A year and a half has passed since Maine’s Governor Janet Mills signed L.D. 369, An Act Authorizing Earned Employee Leave, into law. The Maine Department of Labor (MDOL) issued its final rules on the ground-breaking earned paid leave legislation on September 14, 2020, and Maine’s Earned Paid Leave Law officially goes into effect January 1, 2021.
This is a law unlike any other. Sure, like the laws in most other states, it can be used for emergencies, illnesses, and doctor’s appointments. But, unlike other state laws, Maine’s Earned Paid Leave can be used, theoretically, just because. The extent and notice requirements vary based on specific policies you’re allowed to establish as an employer, but, hypothetically, your employee could take leave for a disruption in childcare due to weather, to be home for a scheduled delivery of some kind, and possibly just for a figurative “mental health day.”
Who does Maine’s Earned Paid Leave Law affect?
Employers across all industries, unless deemed as a seasonal industry by the Maine DOL, and as defined by Maine law, employing more than 10 employees in Maine for more than 120 days in any calendar year are subject to Maine’s Earned Paid Leave law. In counting toward the 10-employee threshold, an employee should generally be included if he or she is covered for unemployment insurance purposes. Luckily, municipalities in Maine aren’t allowed to create their own separate or subset of rules, so employers with multiple business locations and employees in different parts of the state are still only bound to a single set of rules.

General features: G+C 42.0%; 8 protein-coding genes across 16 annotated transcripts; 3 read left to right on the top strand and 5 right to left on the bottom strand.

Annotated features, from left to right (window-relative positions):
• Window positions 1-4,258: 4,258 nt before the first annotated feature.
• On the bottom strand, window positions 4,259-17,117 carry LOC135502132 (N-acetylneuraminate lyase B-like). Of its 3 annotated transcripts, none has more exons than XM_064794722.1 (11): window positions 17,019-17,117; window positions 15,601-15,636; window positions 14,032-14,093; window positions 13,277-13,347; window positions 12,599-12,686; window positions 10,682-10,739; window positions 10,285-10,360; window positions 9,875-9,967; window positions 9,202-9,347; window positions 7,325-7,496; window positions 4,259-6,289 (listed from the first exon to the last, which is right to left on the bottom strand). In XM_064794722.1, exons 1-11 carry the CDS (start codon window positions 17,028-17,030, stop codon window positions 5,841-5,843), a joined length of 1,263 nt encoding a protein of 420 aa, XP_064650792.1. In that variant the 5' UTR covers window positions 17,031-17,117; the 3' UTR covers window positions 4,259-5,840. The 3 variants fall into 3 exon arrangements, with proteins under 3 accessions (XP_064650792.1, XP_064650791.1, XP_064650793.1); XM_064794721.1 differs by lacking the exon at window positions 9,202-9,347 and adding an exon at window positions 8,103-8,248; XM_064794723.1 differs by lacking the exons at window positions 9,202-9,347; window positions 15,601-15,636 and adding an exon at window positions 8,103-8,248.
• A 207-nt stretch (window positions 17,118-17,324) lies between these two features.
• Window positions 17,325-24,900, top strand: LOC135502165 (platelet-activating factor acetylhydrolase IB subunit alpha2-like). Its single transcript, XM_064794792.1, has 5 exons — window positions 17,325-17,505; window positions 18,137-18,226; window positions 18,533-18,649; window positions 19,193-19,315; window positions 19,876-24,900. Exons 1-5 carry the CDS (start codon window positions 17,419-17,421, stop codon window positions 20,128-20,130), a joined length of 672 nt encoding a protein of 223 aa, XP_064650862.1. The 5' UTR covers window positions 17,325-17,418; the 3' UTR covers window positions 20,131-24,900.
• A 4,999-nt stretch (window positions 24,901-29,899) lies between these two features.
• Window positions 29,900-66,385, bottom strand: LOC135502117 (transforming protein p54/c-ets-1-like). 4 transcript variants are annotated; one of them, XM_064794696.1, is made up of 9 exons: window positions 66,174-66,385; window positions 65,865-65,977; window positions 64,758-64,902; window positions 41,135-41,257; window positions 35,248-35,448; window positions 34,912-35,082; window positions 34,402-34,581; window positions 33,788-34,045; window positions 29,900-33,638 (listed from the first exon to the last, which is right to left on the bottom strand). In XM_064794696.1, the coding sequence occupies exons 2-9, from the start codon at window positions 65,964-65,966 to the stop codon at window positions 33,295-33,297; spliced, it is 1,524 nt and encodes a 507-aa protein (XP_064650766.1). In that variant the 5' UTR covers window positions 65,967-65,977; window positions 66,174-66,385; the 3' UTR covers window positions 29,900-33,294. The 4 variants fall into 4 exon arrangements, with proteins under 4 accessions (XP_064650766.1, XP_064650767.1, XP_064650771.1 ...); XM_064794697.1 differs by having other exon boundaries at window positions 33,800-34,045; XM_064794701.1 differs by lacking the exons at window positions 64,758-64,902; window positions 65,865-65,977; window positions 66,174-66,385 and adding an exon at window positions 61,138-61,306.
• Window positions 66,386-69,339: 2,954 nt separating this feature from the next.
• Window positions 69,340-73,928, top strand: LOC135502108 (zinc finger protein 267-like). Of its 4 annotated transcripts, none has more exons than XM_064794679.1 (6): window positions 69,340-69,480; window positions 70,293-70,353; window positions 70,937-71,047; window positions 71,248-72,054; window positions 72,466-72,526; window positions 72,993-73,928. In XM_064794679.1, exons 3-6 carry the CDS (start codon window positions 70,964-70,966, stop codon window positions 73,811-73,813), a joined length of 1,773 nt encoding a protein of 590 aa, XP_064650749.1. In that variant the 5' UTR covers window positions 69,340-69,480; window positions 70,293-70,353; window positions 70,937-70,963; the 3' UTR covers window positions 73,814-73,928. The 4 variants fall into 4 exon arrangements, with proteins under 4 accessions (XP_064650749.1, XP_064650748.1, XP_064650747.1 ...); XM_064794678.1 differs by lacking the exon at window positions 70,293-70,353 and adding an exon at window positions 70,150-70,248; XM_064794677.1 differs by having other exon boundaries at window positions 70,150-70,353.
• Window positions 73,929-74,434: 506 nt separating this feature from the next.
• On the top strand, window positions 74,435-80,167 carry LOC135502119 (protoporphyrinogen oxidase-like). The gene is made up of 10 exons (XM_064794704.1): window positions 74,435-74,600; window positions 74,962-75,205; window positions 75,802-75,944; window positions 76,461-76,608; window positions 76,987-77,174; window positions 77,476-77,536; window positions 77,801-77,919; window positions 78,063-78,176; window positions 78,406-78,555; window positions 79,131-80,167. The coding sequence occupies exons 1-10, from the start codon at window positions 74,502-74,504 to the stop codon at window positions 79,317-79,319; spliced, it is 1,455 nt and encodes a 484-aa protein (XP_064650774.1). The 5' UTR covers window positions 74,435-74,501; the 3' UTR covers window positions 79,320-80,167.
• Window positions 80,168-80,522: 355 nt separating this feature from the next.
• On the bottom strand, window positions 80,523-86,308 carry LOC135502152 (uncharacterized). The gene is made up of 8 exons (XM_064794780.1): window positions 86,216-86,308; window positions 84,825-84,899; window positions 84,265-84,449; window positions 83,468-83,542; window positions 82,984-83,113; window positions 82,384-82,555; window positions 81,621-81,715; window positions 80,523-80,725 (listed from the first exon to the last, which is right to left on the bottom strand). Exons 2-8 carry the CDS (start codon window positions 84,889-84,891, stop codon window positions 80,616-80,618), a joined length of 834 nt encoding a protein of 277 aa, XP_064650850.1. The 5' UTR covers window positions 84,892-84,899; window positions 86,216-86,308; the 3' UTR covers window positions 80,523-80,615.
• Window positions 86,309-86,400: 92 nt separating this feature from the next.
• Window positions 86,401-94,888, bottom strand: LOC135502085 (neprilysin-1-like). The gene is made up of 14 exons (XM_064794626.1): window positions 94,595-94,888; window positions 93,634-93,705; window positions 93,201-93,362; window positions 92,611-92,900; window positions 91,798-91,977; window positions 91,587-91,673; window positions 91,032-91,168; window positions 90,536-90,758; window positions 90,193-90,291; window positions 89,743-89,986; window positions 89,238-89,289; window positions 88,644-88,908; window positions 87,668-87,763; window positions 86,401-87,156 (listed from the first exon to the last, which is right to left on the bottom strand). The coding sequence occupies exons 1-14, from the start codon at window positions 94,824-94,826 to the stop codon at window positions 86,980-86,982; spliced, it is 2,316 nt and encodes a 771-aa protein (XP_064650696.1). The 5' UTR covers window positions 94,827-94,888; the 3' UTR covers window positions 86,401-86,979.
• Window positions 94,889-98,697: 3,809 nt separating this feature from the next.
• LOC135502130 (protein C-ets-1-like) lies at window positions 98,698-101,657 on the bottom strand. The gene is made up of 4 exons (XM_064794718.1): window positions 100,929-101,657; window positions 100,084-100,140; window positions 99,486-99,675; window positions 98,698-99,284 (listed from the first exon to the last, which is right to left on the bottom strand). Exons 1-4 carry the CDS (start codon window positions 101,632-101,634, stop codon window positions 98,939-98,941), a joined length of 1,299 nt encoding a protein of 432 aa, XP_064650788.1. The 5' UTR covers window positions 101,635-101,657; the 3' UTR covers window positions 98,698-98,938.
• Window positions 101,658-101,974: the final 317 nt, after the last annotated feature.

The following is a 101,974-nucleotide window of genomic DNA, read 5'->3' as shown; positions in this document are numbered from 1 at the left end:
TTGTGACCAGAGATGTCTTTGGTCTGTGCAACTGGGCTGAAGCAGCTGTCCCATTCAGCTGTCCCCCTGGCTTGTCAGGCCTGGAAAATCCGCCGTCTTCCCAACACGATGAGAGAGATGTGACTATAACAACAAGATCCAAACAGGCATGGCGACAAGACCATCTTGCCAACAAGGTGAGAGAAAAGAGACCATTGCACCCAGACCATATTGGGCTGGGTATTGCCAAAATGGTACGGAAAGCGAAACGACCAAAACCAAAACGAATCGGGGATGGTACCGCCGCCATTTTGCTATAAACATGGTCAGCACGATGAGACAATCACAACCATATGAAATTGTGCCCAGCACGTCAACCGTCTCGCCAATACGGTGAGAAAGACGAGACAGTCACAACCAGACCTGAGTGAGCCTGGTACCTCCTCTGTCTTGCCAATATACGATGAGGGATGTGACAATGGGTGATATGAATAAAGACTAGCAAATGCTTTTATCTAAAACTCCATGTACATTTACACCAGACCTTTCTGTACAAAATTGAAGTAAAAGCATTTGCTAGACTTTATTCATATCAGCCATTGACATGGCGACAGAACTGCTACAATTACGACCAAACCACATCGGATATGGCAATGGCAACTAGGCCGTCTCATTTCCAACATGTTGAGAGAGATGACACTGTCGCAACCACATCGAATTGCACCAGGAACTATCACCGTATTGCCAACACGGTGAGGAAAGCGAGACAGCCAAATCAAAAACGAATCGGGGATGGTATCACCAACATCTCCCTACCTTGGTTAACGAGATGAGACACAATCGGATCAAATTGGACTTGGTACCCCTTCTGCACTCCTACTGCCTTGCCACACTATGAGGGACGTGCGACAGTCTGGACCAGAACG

Employees are eligible, whether they are full-time, part-time, temporary, or per diem. Seasonal employees, independent contractors, employees working fewer than 120 days in the calendar year, and employees covered by collective bargaining agreements (CBAs) as of January 1st are excluded. The CBA exclusion, however, dissolves when the CBA expires, and new CBAs – agreed to after January 1st – will have to include earned paid leave benefits.
How does Maine’s Earned Paid Leave Law work?
Under the law, your employees will accrue 1 hour of earned paid leave for every 40 hours worked, which, in a defined year, can be up to 40 hours. From one year to the next, your employees are allowed a carryover of up to 40 hours. The employee’s base rate of pay for earned paid leave must be calculated using the employee’s regular pay rate, including bonuses and commissions, and must be based on the week immediately prior to the leave taken. This undoubtedly means some employees may purposefully plan leave for the week following their receipt of a large commission or a bonus.
You cannot require an employee to use accrued earned paid leave for circumstances solely in your control as the employer, such as closing your business or canceling an employee’s shift. And, unless the employee’s leave spans a period longer than 3 consecutive days, you may not require the employee to obtain and remit a medical note or similar documentation.
If your established policy is to pay any balance of unused leave at the time of an employee’s separation, that policy will also apply to earned paid leave. Also, should earned paid leave not be paid out at the time of separation, and should an employee return to work for you within one year of their date of separation, the employee is entitled to any unused balance of earned paid leave.